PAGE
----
Friday, December 10, 2010



This DVD of Halévy's Clari (1828) comes with something I've never associated with opera before:  a comic book.  This is apparently essential to the production which is called a photo-novel.  Another first for me is an opera plot about internet dating.  The comic book skips over some parts of the story.  We'll see.

It starts off with Oliver Widmer cursing out the orchestra.  This is good.

Cecilia Bartoli's attraction to Clari is based on the fact that the opera was written for Maria Malibran and forms part of the Maria project.  As with most opera lovers, I am only familiar with La Juive of Halévy's works, and was unprepared for the fully bel canto style of the opera.

Rather like Pinkerton, the hero declares that the demands of honor mean nothing to him.  Hmmm.

Cecilia pops out of a cake.  You are wondering, of course, how do they work the pink gorilla into the plot?  I'm not sure I should tell.

The comic book that comes with Clari tells us that we are "in a beautiful but poor country far away," a country that looks a lot like Switzerland, where the production takes place.

Clari with her new lover whom she met on the internet and who does not offer to marry her is reminded of home, has a nervous breakdown and ends up in the hospital.  They do a fascinating job of integrating the "Willow Song" from Rossini's Otello into the second act.  Clari, in despair, sees a hypodermic, shoots herself up with perhaps morphine, and sings the aria while on an extended high, thus turning the aria into a mad scene.  This is apparently what Malibran sang in this same place in the opera.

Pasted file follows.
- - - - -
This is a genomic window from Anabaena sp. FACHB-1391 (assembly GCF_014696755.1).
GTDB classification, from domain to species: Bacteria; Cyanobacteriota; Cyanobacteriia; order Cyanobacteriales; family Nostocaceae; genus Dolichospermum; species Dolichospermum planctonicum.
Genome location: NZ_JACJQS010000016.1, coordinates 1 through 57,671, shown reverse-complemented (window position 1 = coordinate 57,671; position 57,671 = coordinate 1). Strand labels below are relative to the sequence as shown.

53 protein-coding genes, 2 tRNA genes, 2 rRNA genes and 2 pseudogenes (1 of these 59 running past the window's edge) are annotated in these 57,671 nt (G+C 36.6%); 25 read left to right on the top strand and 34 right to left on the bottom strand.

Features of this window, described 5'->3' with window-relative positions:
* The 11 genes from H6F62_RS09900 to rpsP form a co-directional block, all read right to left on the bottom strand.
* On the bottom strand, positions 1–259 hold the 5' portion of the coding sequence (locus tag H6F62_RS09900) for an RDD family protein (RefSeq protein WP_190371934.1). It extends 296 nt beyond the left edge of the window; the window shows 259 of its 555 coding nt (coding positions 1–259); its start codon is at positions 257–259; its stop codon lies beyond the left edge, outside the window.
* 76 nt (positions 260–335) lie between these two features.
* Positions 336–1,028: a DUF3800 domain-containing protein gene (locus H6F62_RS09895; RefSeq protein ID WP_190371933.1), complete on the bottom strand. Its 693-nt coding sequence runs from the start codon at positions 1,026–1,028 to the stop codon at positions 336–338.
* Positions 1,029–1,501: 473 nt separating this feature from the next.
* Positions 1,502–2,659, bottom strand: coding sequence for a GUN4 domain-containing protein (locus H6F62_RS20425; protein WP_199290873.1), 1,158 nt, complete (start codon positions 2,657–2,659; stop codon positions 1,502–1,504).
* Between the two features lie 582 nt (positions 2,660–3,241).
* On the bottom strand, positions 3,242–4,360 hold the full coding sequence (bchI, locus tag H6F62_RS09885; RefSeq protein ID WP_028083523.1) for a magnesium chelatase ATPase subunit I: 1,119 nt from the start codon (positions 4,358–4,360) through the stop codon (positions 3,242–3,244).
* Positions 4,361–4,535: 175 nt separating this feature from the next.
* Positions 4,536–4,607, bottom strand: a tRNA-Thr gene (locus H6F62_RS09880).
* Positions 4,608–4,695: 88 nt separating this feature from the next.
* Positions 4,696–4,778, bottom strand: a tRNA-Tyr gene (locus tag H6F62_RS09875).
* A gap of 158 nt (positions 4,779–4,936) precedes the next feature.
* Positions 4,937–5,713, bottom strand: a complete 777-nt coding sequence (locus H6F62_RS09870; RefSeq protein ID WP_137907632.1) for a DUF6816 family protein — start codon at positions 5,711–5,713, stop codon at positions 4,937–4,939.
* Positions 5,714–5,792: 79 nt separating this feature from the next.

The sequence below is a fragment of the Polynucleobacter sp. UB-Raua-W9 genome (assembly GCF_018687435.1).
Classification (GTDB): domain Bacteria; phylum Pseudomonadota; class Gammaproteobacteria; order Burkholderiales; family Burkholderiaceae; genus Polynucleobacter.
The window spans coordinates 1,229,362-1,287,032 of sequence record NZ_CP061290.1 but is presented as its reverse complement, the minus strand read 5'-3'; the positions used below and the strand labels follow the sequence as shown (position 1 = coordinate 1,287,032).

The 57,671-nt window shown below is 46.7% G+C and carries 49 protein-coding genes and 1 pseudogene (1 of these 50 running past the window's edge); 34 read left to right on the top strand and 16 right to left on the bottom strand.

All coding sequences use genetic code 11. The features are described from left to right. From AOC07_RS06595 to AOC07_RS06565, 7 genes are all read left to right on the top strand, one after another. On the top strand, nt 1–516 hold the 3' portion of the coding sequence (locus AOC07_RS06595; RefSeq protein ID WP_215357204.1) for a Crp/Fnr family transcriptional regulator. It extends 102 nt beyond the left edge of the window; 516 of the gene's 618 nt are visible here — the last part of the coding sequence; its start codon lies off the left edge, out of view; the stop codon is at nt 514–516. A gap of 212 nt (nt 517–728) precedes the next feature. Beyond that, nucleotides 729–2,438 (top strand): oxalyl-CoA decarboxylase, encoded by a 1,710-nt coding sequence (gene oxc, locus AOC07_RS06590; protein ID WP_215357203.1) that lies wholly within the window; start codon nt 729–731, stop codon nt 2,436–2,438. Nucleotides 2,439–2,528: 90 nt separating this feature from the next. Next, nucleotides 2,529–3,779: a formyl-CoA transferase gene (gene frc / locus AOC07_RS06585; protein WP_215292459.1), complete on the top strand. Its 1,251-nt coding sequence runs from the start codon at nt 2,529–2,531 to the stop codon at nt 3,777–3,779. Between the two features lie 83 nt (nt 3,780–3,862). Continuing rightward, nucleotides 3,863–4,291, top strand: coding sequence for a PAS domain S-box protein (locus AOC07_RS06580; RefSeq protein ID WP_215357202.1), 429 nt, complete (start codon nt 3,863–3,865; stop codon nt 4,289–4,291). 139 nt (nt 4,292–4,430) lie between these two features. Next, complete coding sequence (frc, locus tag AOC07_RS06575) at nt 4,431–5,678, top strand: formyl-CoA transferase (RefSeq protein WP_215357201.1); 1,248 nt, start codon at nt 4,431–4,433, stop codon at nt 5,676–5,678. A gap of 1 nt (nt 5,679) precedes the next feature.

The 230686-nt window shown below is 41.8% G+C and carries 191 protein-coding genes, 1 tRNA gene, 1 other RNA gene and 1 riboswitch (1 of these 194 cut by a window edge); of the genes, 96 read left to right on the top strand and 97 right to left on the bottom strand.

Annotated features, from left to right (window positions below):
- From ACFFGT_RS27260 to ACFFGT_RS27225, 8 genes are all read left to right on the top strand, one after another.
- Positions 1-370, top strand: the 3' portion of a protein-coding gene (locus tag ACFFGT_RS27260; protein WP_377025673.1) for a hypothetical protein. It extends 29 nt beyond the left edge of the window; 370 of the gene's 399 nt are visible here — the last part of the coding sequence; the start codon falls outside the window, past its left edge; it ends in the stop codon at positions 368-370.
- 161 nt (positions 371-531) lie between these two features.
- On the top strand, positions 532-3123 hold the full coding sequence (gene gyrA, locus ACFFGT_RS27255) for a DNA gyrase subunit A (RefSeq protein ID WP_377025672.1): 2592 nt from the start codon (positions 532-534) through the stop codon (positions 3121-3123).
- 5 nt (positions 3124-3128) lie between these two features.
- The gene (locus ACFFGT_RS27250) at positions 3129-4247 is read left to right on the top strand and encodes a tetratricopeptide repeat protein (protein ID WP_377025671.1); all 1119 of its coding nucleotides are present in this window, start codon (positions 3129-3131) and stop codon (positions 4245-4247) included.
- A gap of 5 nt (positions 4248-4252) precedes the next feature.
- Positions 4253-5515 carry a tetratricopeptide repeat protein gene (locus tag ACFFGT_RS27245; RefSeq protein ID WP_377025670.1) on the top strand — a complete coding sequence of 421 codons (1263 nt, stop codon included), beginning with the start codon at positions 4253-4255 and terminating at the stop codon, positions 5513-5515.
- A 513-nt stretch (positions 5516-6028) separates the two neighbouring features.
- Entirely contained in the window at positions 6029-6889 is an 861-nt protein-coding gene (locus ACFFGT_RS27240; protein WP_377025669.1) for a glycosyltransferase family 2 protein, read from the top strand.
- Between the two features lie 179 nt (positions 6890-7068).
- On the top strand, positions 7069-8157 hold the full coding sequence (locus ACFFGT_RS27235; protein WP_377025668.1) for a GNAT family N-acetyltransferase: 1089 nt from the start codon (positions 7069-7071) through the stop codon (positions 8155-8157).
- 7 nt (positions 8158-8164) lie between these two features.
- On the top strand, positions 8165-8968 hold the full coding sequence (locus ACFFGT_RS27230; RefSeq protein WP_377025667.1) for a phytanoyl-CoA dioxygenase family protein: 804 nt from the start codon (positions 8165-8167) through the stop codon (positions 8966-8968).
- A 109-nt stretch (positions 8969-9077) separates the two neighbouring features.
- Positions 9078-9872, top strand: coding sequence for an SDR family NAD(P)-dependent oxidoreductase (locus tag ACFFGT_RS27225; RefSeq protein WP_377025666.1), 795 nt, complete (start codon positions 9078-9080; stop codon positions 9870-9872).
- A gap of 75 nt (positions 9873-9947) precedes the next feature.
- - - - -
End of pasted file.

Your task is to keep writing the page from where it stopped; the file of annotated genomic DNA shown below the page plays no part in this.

Papa sits back at home watching football on tv with his pet pig and complaining loudly.  First Clari and then her Duke, very well sung by John Osborn, show up at the old farm house and resolve the problem with the help of a suitcase full of money for papa.  Another aria, this time by Halévy himself, is inserted for Cecilia. The score contained only the words.

Let's be clear: this opera would not be a suitable vehicle for either Maria Malibran or Cecilia Bartoli without these two aria additions. It is, perhaps, not ideal to be reminded here of what true genius actually sounds like, but both arias are suitable to their contexts. Something that cannot be said for the Mozart that appeared suddenly in the middle of Nina.

The opera ends with a stage full of lovely cows.  I am almost tempted to call it the original verismo opera.  It is a special event for a special person.  She stands at the end next to Oliver holding her roses and smiling.   The pictures will be hard to forget.  Perhaps it is love that makes it work.

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